This just in from HorseChannel.com, guys.
A trainer is speaking out against the jerktacular horse show attendants making cracks about competitive riders who weigh more. The last time we talked about horses and body shaming it was because people pointed out that Vogue had actually photoshopped a champion horse to have more visible bones, and that was a real blow to our horse body image issues. But this isn’t about the horses. It’s about the people who ride them.
Clarissa Cupolo, told HorseCountry all about the “Horse Show Body Shaming,” (her term) that competitive riders deal with.
“It’s not so much that a larger person cannot compete, it’s hearing the comments from the other riders and from the audience saying that larger riders shouldn’t even be there,” Cupolo says. “It comes from the sidelines and it’s discouraging.”
We also find it discouraging that a human can’t be an athlete SLASH do anything without someone criticizing them for their bodies, and so of course it’s happening in a ring. Somewhere Nathan Fielder is smirking because he’s fought the specific kind of size discrimination that keeps people of size from riding horses already.
According to Cupolo, the body shaming targets are “likely to have shorter legs and a heavier torso and upper body. Some of those riders are young people, others are women who come to the sport later in life, or after a long layoff.” Totally.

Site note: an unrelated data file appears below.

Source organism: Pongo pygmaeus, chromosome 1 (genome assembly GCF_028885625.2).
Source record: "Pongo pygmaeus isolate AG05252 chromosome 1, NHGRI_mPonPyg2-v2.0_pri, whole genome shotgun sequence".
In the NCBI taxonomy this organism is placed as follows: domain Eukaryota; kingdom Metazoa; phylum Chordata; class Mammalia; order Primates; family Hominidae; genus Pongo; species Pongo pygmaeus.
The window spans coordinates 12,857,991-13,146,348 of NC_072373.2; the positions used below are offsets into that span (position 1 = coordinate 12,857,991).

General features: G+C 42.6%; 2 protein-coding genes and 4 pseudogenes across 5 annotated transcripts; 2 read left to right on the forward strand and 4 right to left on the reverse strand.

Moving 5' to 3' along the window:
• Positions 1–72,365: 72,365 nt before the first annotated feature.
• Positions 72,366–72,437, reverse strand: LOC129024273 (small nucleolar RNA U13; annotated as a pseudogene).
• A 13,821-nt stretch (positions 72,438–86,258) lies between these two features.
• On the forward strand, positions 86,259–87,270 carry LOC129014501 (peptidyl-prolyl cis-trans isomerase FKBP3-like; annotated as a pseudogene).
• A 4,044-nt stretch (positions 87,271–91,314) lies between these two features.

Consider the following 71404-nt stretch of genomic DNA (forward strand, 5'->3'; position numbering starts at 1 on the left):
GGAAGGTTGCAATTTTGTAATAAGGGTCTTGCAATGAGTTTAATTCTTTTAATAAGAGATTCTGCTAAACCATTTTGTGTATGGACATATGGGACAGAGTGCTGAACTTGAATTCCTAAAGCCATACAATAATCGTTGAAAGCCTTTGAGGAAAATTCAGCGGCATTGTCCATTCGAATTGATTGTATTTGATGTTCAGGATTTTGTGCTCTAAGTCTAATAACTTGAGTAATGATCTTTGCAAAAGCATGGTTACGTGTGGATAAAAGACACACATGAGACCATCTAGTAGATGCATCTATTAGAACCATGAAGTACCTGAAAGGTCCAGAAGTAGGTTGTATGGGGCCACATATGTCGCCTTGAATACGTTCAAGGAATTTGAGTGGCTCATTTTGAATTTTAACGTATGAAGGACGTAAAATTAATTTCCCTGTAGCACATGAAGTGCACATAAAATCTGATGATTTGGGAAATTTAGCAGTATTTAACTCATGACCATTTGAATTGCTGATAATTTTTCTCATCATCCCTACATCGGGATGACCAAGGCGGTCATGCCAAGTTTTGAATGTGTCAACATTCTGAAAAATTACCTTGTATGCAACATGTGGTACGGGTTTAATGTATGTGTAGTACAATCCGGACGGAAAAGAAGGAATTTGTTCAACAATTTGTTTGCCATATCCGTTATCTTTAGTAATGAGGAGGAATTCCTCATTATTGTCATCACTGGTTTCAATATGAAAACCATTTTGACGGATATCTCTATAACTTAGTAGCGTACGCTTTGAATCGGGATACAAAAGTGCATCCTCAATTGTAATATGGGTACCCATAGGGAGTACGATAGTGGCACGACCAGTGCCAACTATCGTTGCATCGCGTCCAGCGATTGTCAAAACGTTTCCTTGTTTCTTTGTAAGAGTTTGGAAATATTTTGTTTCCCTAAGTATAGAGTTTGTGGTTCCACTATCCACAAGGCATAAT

HorseChannel also talked to Natalie P. Lamping about the realities and difficulties women who aren’t “leaner” face, and how it keeps them from having an easier time.
“There’s no question that a leaner person has an easier time because they tend to have longer legs and and tend to be lighter on top. The larger women are heavier on top so they have to work harder on their posture and balance, and they cannot roll their thighs enough in order to sit deep on the horse.”
Lamping also said that judges make gross comments on rider size, but that it doesn’t affect the results. K.
So congratulations as always to slim people. BUT luckily a doctor, Dr. Naomi Betesh, told HC that size doesn’t matter when it comes to slaying the horsie game.
“It shouldn’t even be an issue because you can be a smaller size or a larger size and still have a weak core. The question is about how strong you are, not how much you weigh.”
We’ll take it. At least they didn’t propose that a rider of size use weather balloons, protected by a scarecrow to alleviate the burden on the horse.